Handheld imaging tool expands aircraft inspection capability

  • Published
  • By Jeremy Gratsch
  • Air Force Research Laboratory Materials and Manufacturing Directorate
When pilots climb into the cockpit they expect their aircraft to perform as expected, regardless if take off is from a home or deployed location; but ensuring that the aircraft is healthy enough to fly has become a challenge for the Air Force.

Currently, the Air Force employs a large piece of support equipment to inspect the outer surface of an advanced aircraft to verify its health. The current technology weighs over 1,200 pounds, which creates the need for a more logistic-friendly equipment designed for field use.

In response, the Air Force Research Laboratory, through a Small Business Innovation Research (SBIR) contract managed as an Advanced Technology Demonstration Program, developed a first of its kind handheld imaging tool (HIT) that provides the Air Force with a portable, nondestructive method to inspect and verify aircraft health. The HIT consists of a handheld unit weighing less than 7 pounds attached to an 11-pound backpack that can image 100 percent of an aircraft's surface.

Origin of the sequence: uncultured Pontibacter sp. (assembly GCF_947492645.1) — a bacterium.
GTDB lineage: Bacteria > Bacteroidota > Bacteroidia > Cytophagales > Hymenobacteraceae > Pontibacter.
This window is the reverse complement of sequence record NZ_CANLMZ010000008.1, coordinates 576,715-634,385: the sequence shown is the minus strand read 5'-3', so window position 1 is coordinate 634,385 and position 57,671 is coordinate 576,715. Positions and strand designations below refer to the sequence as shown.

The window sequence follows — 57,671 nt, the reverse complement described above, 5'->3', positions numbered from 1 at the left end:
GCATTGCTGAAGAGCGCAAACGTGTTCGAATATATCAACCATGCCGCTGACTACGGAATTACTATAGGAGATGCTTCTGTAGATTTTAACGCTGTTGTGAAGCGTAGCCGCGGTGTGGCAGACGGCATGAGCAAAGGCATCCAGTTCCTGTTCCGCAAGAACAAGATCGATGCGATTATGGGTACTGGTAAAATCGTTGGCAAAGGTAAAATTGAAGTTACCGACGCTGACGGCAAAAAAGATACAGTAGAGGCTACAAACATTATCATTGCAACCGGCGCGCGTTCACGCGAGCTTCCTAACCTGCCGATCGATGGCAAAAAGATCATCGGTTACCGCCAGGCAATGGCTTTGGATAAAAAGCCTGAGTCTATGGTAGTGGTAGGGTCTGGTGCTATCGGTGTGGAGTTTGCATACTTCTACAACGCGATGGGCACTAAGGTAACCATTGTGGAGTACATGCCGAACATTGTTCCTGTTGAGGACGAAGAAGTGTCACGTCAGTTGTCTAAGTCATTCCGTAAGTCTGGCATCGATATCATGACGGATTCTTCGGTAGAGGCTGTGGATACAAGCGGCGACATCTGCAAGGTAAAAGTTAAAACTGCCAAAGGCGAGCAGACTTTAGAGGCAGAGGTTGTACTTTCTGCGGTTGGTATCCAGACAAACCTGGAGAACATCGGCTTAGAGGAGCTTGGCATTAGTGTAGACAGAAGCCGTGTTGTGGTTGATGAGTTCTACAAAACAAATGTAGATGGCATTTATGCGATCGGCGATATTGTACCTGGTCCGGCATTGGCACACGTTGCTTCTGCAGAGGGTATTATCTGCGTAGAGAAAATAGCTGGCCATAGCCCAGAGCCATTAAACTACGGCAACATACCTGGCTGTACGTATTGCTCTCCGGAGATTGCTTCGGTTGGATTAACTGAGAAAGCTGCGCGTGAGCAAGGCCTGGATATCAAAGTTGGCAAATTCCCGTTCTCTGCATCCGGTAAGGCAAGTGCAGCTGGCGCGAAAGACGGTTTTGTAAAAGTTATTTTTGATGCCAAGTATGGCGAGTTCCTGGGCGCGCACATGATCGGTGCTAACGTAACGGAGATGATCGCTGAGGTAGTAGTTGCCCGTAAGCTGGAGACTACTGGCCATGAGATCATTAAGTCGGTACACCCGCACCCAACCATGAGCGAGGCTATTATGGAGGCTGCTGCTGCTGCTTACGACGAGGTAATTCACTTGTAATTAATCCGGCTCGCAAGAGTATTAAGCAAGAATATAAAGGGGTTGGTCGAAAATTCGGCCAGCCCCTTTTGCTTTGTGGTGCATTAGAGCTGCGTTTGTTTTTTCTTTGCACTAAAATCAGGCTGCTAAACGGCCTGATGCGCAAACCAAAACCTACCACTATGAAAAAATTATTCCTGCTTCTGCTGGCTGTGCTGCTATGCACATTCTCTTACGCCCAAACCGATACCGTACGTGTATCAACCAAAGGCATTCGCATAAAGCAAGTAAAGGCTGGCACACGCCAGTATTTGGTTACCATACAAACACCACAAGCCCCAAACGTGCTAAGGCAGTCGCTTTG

The HIT collects a larger amount of data with equal or better quality than the current baseline support equipment. For example, in one particular zone configuration, the HIT is able to image the entire zone within 15 minutes with one maintenance operator. The current equipment requires two operators and takes nearly three hours to accomplish the same task.

An on-aircraft test and demonstration at Eglin Air Force Base, Florida, in late 2014, led to the culmination of the five-year research and development effort.

Joel Greenleaf, senior logistics subject matter expert for the F-35 Lightning II, said this is the most successful SBIR project he has been involved with in over 24 years.

"The AFRL team's unyielding cooperation ensures this premier expeditionary imaging capability didn't languish two or more years awaiting the standard requirements identification-to-contract execution that we frequently encounter,” he said. “I estimate AFRL's efforts will provide the F-35 warfighter with the HIT at a minimum of three years sooner than we expected."

As a testament to the final demonstration's success, the F-35 Joint Program Office requested that AFRL manage a low-rate initial production effort to harden, meet support equipment requirements, and produce the first six HIT systems.

The AFRL Materials and Manufacturing Directorate develops materials, processes, and manufacturing improvements that enable advancements in Air Force technology. It also provides unique technical expertise critical to sustaining the current aircraft fleet.